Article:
Protein and energy efficiency are important and relevant. In fact, microbial synthesis of proteins is energy-dependent, and recent studies have shown that "synchronizing" the time of energy supply with protein degradation maximizes protein synthesis and minimizes nitrogen waste to ammonia.

Which strategy can improve feed efficiency?

Starting from the basic principles, feed should be selected based on its digestibility and nutrient bioavailability. These parameters can be monitored using the following metrics:

· Total Digestible Nutrients (% of Dry Matter)

· Digestible Energy (Mcal/kg),

· Protein Digestion rate (%/h) or

· Metabolizable Protein (g/day).

Then, as mentioned earlier, the ration should take into account the synchronization and balance of rumen protein and carbohydrate digestion.

Since the past few decades, there has been a profession in the market that offers solutions to increase the supply of enteral bypass nutrients. They include protein sources (formaldehyde, heat, reducing sugars, etc.) and single amino acids that are treated in different ways to prevent rumen degradation of fat or ethylcellulose encapsulation. Although these solutions have shown consistent results for feed efficiency, they only provide a limited amount or type of nutrients to the animal's gut.

Then, another added method is to use plant genetics. This new perspective is more comprehensive because plant genetics is added to the overall diet and can affect proteins and energy from all the different feed ingredients (feed, grain, diet, etc.). There are many types of plant biology, and some of the most effective feed efficiencies are:

• Tannin: a complex polyphenolic compound of plants. Their type and concentration may vary greatly depending on the extraction. Their properties specifically allow for binding to proteins, but the amount and quality of the extract is very important to ensure adequate binding in the rumen and release in the gut.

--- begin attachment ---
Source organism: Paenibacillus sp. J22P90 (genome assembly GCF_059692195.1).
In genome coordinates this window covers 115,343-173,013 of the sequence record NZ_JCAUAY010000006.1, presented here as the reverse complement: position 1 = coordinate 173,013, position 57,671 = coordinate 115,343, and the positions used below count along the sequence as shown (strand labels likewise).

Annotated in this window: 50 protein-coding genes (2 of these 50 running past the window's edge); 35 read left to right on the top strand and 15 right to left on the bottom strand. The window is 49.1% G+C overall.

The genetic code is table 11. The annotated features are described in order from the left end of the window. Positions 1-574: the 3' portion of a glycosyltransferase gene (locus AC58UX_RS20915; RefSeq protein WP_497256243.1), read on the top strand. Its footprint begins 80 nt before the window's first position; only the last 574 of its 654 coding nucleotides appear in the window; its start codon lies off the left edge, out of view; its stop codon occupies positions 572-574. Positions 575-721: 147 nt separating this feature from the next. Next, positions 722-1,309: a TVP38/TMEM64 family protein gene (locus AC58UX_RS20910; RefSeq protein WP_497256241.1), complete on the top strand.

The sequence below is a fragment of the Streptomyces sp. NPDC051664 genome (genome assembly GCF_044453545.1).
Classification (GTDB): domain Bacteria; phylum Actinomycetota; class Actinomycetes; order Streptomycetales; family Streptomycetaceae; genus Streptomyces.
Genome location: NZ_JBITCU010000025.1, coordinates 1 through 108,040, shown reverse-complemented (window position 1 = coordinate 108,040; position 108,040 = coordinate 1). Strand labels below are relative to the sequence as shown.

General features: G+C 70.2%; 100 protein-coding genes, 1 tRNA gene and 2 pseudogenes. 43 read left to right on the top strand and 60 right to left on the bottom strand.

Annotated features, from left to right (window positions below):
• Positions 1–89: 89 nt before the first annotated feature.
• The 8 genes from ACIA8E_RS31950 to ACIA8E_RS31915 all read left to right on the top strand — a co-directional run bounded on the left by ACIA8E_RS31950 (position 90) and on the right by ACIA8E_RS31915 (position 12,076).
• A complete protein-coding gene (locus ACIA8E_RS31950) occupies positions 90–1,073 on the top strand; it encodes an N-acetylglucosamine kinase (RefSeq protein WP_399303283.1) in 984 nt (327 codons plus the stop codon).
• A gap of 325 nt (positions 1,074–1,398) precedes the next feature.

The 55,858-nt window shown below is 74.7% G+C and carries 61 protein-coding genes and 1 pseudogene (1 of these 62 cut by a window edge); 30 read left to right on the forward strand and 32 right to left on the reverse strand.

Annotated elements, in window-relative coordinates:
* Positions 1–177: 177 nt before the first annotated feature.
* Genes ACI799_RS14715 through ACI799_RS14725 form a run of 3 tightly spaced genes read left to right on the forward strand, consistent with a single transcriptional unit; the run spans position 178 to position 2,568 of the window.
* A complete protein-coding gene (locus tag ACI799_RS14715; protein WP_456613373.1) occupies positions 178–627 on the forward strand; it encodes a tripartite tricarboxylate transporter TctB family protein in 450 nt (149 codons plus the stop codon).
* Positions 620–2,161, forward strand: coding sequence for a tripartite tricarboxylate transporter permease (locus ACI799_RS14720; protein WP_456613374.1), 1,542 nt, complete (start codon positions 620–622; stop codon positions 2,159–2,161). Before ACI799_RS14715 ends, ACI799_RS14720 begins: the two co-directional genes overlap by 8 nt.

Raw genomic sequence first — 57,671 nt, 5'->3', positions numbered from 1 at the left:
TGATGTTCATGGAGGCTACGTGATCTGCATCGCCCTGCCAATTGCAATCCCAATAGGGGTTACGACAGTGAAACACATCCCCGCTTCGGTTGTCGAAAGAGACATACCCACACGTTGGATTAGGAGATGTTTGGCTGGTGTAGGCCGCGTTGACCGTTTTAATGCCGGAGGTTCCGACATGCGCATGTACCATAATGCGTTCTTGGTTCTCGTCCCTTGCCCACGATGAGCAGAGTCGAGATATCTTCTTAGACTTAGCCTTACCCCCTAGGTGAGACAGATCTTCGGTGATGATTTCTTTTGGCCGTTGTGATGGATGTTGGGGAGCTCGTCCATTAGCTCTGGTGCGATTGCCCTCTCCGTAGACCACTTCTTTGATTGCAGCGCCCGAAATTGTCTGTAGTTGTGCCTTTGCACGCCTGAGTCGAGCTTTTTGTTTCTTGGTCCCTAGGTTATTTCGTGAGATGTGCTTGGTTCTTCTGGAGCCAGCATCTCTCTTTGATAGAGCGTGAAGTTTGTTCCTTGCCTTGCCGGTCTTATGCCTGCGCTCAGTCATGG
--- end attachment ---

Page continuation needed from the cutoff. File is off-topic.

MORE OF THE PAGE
• Essential oils: secondary metabolites and volatile constituents. There are a variety of families with different ways of acting. In the literature, these compounds show antimicrobial activity and can affect the metabolism of rumen microbes and rumen proteins and energy.

• Spices such as paprika extract. They have demonstrated that cows can be increased in different trials and are associated with an increase in the natural buffer secreted by saliva, which has a positive effect on rumen pH.

Tested in the Holstein herd

One of the products, Valopro, was recently tested differently in field trials in Ontario, Canada. After 1 month of control before the experiment, 70 Holstein cows were supplemented with 20 g/day of product within 4 months. Milk production increased from 29 to 32.2 L/N/day, protein content increased from 3.15 to 3.27%, and fat content decreased from 4.31 to 4.05% (mainly due to dilution). During the trial, protein, energy and feed efficiency increased from 16%, 15% and 15%, respectively (Figure 1). In the context of the trial, farmers' income increased by $58.3 per day due to increased milk production and lower feed costs.

In conclusion

Monitoring feed efficiency has significant economic advantages. It allows farmers to regularly adjust the nutrition of the herd in order to maximize milk production income. The use of single or mixed plant biology can be part of a global approach to improving feed efficiency. This product can be implemented in two different ways: top feeding or diet optimization to improve performance or reduce feed feed costs without degrading animal performance. Due to optimization, it is very interesting to reduce the cost of food, especially in the case of low milk prices and high raw material costs.

  • DL-Methionine Feed Grade
  • Coated Urea In Beef Cattle's Diet
  • 70% Coated Sodium Butyrate
  • Rumen Protected Lysine CAS 56-87-1
  • Coated sodium butyrate white powder
  • Yeast Hydrolysate of 8% Mannan